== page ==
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As I See It: The baking and the breaking

We all have fond memories from our youth. One thing I remember clearly and dearly from many years ago is bread baking.

Both grandmothers, my mom and a few of my aunts baked it, too. After my father retired he took it up and even shared his prized recipe and method for bread making in writing with my wife. Those stained yellow pages are one of our true treasures.

My mother worked a lot in the early evening, so my father usually made the evening meal until us kids were old enough to handle major parts of it. I guess that’s where my love of cooking and later baking comes from. Sorry ladies, I’m already taken and my wife will eagerly tell you about the significant baggage that comes with me anyway.

A couple of years ago while visiting my brother I spied a new book he had just purchased, “Flour, Water, Salt, Yeast,” by Ken Forkish. The subtitle is “The Fundamentals of Artisan Bread and Pizza.”

In case you haven’t noticed, “artisan” is one of those words or phrases like “organic,” “gluten-free,” “0 trans fats” or “all-natural” that appears on nearly everything. The book is very detailed and sort of lost me when I first skimmed through it.

Fast forward about six months when I actually had the chance to sample the product my brother had made. The explosion of flavor and the crust that removed any semblance of tartar from my teeth turned me into a believer and an artisan bread baking wanna-be.

The title of the book lists the only ingredients in the basic bread recipe. I haven’t really delved into the sourdough/levain processes yet – mostly because I’m so darn happy with the basic recipe and the results.

Anyway, this new endeavor required the proper tools and equipment. Just as a golfer must have the proper gloves, shoes, balls and clubs, the artisan bread maker will have another excuse to spend some money.

First comes the digital food scale; all the ingredients are measured in grams. The yeast is the toughest, with one basic recipe using only .8 grams. Then you need the large, clear polycarbonate tub and cover where you mix the dough, “fold” it a few times and then allow it to rise.

You also need an instant-read thermometer for the water. It’s de rigeur to have the correct “proofing” baskets to hold the loaves after you’ve formed them. “Proofing” is the final rising before baking in case you didn’t know.

And then you have the two five-quart cast iron dutch ovens in which you bake the loaves. The dutch ovens are pre-heated in the regular oven for at least 45 minutes ahead of time. Baking the loaves in these replicates the bread being baked in a wood-fired brick oven and gives the bread its lovely crust.

When I first started baking this bread, I faced a skeptical wife who thought the old bread machine did a fine job, and after totaling up the costs of the new equipment wondered out loud if this was going to be another unused power tool situation. Why don’t women understand man’s basic need for tools?

I will admit things weren’t cheap and as I started out on this new venture, it looked as though it would take a while to amortize the costs.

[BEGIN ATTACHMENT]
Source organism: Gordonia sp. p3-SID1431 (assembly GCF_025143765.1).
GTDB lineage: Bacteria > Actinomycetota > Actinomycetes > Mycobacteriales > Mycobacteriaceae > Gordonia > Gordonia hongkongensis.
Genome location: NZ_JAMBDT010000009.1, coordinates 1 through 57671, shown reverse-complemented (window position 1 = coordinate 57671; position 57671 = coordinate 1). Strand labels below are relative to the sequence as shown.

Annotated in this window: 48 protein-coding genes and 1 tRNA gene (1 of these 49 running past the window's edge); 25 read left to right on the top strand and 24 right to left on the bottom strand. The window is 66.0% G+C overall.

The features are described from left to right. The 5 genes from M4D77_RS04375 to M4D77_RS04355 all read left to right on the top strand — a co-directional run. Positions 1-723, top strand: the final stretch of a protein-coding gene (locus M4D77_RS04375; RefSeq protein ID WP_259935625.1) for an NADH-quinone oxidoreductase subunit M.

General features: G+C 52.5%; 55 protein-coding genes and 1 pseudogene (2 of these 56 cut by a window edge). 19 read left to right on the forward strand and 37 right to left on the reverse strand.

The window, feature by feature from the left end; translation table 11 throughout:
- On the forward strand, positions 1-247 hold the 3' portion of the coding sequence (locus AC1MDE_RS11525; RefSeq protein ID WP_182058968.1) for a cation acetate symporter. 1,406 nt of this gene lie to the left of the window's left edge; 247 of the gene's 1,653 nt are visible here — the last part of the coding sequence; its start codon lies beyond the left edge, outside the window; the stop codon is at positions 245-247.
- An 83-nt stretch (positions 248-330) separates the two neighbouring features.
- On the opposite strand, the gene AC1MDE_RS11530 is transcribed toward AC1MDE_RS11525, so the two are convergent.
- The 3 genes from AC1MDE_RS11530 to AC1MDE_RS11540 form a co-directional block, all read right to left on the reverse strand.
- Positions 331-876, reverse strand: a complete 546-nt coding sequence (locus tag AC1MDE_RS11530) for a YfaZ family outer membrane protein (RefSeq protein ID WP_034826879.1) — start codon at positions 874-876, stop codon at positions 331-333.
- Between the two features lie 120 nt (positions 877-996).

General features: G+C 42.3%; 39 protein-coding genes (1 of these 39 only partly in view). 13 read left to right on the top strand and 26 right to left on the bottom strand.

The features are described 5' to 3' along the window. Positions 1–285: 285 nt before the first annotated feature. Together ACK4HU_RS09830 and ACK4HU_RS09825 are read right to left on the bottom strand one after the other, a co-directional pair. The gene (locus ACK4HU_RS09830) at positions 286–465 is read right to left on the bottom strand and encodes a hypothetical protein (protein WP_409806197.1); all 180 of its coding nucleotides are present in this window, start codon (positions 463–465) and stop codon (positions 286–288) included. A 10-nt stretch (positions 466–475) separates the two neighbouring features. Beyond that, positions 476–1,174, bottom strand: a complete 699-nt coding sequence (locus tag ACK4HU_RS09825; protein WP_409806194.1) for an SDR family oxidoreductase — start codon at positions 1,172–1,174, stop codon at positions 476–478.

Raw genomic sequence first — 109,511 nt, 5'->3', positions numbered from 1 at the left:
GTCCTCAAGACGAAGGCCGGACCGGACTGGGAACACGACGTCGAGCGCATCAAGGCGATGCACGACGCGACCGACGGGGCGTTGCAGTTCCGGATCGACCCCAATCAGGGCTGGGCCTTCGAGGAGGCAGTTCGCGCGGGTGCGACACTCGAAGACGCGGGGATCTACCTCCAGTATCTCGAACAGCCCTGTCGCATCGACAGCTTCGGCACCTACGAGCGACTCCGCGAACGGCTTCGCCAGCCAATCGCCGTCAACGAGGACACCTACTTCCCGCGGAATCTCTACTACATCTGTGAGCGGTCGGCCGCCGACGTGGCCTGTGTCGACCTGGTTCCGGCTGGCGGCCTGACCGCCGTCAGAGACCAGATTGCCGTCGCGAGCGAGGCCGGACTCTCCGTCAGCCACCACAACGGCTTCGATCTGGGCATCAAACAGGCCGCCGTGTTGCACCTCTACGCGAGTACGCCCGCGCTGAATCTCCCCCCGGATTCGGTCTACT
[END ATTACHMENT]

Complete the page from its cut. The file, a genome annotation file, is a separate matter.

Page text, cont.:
I haven’t kept track, but I’m pretty sure I’m well below the cost of your average bland, commercially baked bread product, and I’m so far above that in taste that it doesn’t matter. Even my loving wife is a believer in that regard.

There were some hiccups in the initial production process. Handling pre-heated cast iron pans and lids can be dicey. All our cutting boards now have scorch marks from the lids where I chose to rest them while putting the loaves in the pans. I have ruined two kitchen rugs.

I was using a rack to hold the pan while I put the dough into it. Unnoticed by this clever baker, the legs of the rack were too close to the edge of the top of the stove. When the oven door was opened, the legs caught on the door, the pan — with dough — flipped over and the cover landed on the rug.

On another occasion after the pan landed on the replacement rug, it retained a beautiful pattern from the rug until after it cooled down and the melted plastic began to flake off. Why, oh, why, do they make kitchen rugs out of artificial fibers that melt under extreme heat?

I have also carefully measured out the proper amount of water at the correct temperature. Most of the time I pour the water into the measuring cup from another mixing bowl and use what’s left in the mixing bowl to wet my hands when I fold the dough. Occasionally I have poured the remaining water into the flour and, thus, have to guess how much more I have to add until the dough feels right.

No matter what I have done wrong, the bread has always turned out just fine.

So, if you have a hankering for some fresh-baked bread you can give this method a try. It takes time (and minimal skill), but it’s not time consuming and you don’t have to knead it like grandma used to do.

And, just to be safe, we now have a woven, non-synthetic kitchen rug.

Bread in many forms has been a diet staple around the world for millennia. In many cultures and religions, the breaking of the bread is a sacred ritual that keeps man in touch with himself, others and his Maker.

And so seems the baking.

Well, that’s the way I see it.